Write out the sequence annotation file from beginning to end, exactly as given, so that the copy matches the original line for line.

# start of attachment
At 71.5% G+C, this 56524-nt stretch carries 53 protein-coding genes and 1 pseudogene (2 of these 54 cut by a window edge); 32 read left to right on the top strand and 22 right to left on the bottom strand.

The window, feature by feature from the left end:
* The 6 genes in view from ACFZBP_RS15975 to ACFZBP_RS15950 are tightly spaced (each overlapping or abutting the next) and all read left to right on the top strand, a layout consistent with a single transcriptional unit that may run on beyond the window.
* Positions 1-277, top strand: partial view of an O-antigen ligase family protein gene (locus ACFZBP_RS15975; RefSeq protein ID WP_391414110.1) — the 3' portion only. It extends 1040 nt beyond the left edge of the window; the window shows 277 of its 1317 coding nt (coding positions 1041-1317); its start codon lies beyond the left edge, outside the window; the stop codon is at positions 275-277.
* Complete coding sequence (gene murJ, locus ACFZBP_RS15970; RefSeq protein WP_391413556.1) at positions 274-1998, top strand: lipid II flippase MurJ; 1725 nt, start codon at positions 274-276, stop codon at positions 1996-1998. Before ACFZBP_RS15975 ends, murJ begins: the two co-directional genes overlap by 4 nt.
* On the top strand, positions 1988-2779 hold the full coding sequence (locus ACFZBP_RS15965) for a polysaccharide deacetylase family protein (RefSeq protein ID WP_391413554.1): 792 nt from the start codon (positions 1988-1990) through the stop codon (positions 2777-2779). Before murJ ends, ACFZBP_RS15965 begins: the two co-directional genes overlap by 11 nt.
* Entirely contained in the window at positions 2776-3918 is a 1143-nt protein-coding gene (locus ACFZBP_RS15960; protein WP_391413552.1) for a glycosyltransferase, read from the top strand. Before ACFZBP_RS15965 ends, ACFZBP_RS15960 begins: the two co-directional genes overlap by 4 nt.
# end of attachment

At 71.5% G+C, this 56524-nt stretch carries 53 protein-coding genes and 1 pseudogene (2 of these 54 cut by a window edge); 32 read left to right on the top strand and 22 right to left on the bottom strand.

The window, feature by feature from the left end:
* The 6 genes in view from ACFZBP_RS15975 to ACFZBP_RS15950 are tightly spaced (each overlapping or abutting the next) and all read left to right on the top strand, a layout consistent with a single transcriptional unit that may run on beyond the window.
* Positions 1-277, top strand: partial view of an O-antigen ligase family protein gene (locus ACFZBP_RS15975; RefSeq protein ID WP_391414110.1) — the 3' portion only. It extends 1040 nt beyond the left edge of the window; the window shows 277 of its 1317 coding nt (coding positions 1041-1317); its start codon lies beyond the left edge, outside the window; the stop codon is at positions 275-277.
* Complete coding sequence (gene murJ, locus ACFZBP_RS15970; RefSeq protein WP_391413556.1) at positions 274-1998, top strand: lipid II flippase MurJ; 1725 nt, start codon at positions 274-276, stop codon at positions 1996-1998. Before ACFZBP_RS15975 ends, murJ begins: the two co-directional genes overlap by 4 nt.
* On the top strand, positions 1988-2779 hold the full coding sequence (locus ACFZBP_RS15965) for a polysaccharide deacetylase family protein (RefSeq protein ID WP_391413554.1): 792 nt from the start codon (positions 1988-1990) through the stop codon (positions 2777-2779). Before murJ ends, ACFZBP_RS15965 begins: the two co-directional genes overlap by 11 nt.
* Entirely contained in the window at positions 2776-3918 is a 1143-nt protein-coding gene (locus ACFZBP_RS15960; protein WP_391413552.1) for a glycosyltransferase, read from the top strand. Before ACFZBP_RS15965 ends, ACFZBP_RS15960 begins: the two co-directional genes overlap by 4 nt.